“When the decision comes out in June, Hobby Lobby and Conestoga Wood will be given not an exemption to the contraception mandate but an accommodation comparable to what has been afforded to religious non-profits, under terms that define the nature and character of for-profit companies that can make free-exercise claims. Free exercise rights will thus be extended, but not at the expense of the government’s compelling interest in gender equity, which will be preserved via the requirement that the cost of contraceptive coverage be assumed by the insurers who administer the insurance plans of the qualifying companies…

“In order to understand the decision, you have to know that it is based on the 1993 Religious Freedom Restoration Act (RFRA), which tells the court that in order to overrule a claim of religious free exercise (against federal law), 1) the state must have a compelling interest to do so; and 2) in doing so it employs the least restrictive means. In Hobby Lobby, the court assumed (without coming to an actual determination) that the state interest in providing the full range of contraceptive services was compelling, but (as I predicted) found that the Obamacare mandate was not the least restrictive means of fulfilling that interest.”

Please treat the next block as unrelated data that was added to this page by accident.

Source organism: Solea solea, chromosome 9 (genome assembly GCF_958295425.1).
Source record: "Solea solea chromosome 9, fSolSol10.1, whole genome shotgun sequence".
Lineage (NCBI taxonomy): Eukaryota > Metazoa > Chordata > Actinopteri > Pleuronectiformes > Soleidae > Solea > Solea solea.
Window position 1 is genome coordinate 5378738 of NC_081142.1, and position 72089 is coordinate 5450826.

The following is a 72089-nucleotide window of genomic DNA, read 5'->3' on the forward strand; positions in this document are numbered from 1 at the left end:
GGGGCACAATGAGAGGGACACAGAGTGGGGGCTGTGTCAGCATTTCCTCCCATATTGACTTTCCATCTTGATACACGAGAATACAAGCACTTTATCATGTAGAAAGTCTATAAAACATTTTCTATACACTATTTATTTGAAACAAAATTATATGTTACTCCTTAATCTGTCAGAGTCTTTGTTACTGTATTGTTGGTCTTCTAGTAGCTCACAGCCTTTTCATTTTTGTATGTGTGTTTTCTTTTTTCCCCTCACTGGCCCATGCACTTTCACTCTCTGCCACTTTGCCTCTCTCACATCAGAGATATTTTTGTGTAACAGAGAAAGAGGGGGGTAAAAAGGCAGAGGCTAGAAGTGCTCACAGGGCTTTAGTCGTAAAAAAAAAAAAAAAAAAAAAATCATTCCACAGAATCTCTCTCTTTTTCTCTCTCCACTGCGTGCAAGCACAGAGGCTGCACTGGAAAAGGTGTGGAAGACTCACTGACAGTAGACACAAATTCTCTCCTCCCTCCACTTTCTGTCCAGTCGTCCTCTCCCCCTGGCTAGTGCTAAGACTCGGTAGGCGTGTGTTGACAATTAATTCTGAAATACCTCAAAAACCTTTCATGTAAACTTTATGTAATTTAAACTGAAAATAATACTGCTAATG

dotCommonweal blogger Grant Gallicho pointed out that the decision applies only to corporations that are “closely held” (meaning fewer than five individuals own more than half the stock value of a company) and applies only to the Department of Health and Human Service’s contraception mandate. The Court explicitly states this ruling is not intended to allow people to use religious beliefs to deny other medical procedures or to  allow racial discrimination. How the ruling may be used in cases of exual orientation and gender identity remain an open question. For a full round-up of what the ruling does and does not allow, see US Catholic‘s report here.

Still, the decision’s constraints are not allaying fears of LGBT advocates who see that the logic in the Hobby Lobby case may expand into other employment issues. A report in The Advocate stated:

“Activists had warned that if Hobby Lobby and Conestoga Wood Specialties — the businesses that challenged Obamacare — could use their “sincerely held religious beliefs” to deny contraception to employees, then they might use the same power to deny health care to transgender people or might withhold coverage for HIV and AIDS treatment to LGBT employees…